Third District Commissioner Jeff Morelock presented the proposal during Monday’s work session. The resolution states an increase of 7.72 cents per $100 of assessed property would be required to bring in the revenue needed to allow for a bond issue to finance the project.
The resolution projects a 3 percent interest rate on a 20-year bond.
“I think most of us agree this new construction is needed at the school. ... Even with this proposal, construction could not start until sometime after July of 2014. Nobody likes a tax increase but we are called on up here to make tough decisions sometimes,” Morelock said.
He said any increased tax revenue from growth in the future would be needed for operating costs and should not be committed to the project. Morelock has proposed the tax increase as a way of getting the project moving before conditions at the school force something to be done.
Fifth District Commissioner Jeff Yarber said although he agrees something needs to be done, he would not be supporting the resolution.
“I represent probably the lowest socioeconomic district in the county, 80 percent of it is in the city. If this were to pass, it would not be the first tax increase,” Yarber said.
Yarber said many residents in his district were already going to be paying higher taxes because of a city tax increase. He also said those in his district whose property values have gone up would be paying more taxes as a result of reappraisal. (Since many properties’ value decreased, the reappraisal process resulted in a higher certified tax rate to keep revenue even. However, those whose property values went up will actually be paying more than they would have under the old tax rate.)
“This would be the third tax increase that my people have seen,” Yarber said.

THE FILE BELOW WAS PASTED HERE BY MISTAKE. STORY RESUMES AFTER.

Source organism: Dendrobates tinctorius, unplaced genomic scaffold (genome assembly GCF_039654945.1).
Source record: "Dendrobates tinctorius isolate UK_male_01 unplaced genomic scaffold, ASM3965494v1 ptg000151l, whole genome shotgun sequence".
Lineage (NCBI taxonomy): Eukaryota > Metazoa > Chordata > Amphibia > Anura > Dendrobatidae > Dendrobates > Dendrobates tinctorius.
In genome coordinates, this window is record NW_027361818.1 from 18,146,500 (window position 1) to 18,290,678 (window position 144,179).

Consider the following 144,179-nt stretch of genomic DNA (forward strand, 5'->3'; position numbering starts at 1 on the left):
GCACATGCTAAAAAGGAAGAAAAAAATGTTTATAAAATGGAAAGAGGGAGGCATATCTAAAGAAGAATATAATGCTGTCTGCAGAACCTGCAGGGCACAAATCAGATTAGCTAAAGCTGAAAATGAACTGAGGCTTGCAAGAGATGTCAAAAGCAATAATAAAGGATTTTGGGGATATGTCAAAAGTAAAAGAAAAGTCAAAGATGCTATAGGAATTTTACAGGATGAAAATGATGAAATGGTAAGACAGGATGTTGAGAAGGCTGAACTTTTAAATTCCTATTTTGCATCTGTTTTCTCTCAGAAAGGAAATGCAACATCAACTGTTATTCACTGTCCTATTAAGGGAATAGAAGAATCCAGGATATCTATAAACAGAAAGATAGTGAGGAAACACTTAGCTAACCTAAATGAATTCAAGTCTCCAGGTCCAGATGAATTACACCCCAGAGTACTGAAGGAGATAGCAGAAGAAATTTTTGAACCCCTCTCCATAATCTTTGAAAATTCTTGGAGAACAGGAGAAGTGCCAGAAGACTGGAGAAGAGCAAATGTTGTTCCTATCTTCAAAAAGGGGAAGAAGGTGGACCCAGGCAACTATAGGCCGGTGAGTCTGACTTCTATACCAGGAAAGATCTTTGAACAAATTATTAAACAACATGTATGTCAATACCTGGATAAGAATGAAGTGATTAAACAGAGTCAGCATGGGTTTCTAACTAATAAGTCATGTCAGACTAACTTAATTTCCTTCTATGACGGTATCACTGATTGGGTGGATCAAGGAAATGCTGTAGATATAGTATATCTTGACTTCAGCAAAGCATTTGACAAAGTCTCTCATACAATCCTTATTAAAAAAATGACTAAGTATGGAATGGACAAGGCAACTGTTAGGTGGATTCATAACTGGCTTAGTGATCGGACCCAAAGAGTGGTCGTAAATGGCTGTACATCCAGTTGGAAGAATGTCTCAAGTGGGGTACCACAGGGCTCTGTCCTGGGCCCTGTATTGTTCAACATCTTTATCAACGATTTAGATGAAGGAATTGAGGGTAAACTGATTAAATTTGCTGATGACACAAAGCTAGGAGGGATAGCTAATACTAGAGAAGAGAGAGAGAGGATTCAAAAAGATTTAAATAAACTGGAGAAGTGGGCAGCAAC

Seventh District Commissioner Mark Hall also said he could not support the resolution.
“My constituents pay both city and county taxes. I think they simply pay enough. I have the largest percentage of senior citizens living in my district on a fixed income,” Hall said. “I will not put a burden on them in their last few days.”
An ad hoc committee formed to research funding options for the project did not have a plan for funding the project without waiting for increased revenue from growth or payments in lieu of taxes from local industries.
The entire LFMS project is estimated to cost $14 million. This would fund a new academic building and renovate the gymnasium, cafeteria and a few other buildings that are being kept. Adding in the portion of money required to be given to Cleveland City Schools brings the total to $19.5 million. Bradley County Schools has committed to providing $1 million to the project, if the Commission commits to it in the next year.
Funding was also an element of the discussion about a proposed workhouse.
Consideration of a workhouse as a form of alternative sentencing is moving forward. The finance committee is expected to consider the project during its first meeting in August. Director of misdemeanor probation Rich Kienlen presented information on the proposed program to the Commission on Monday.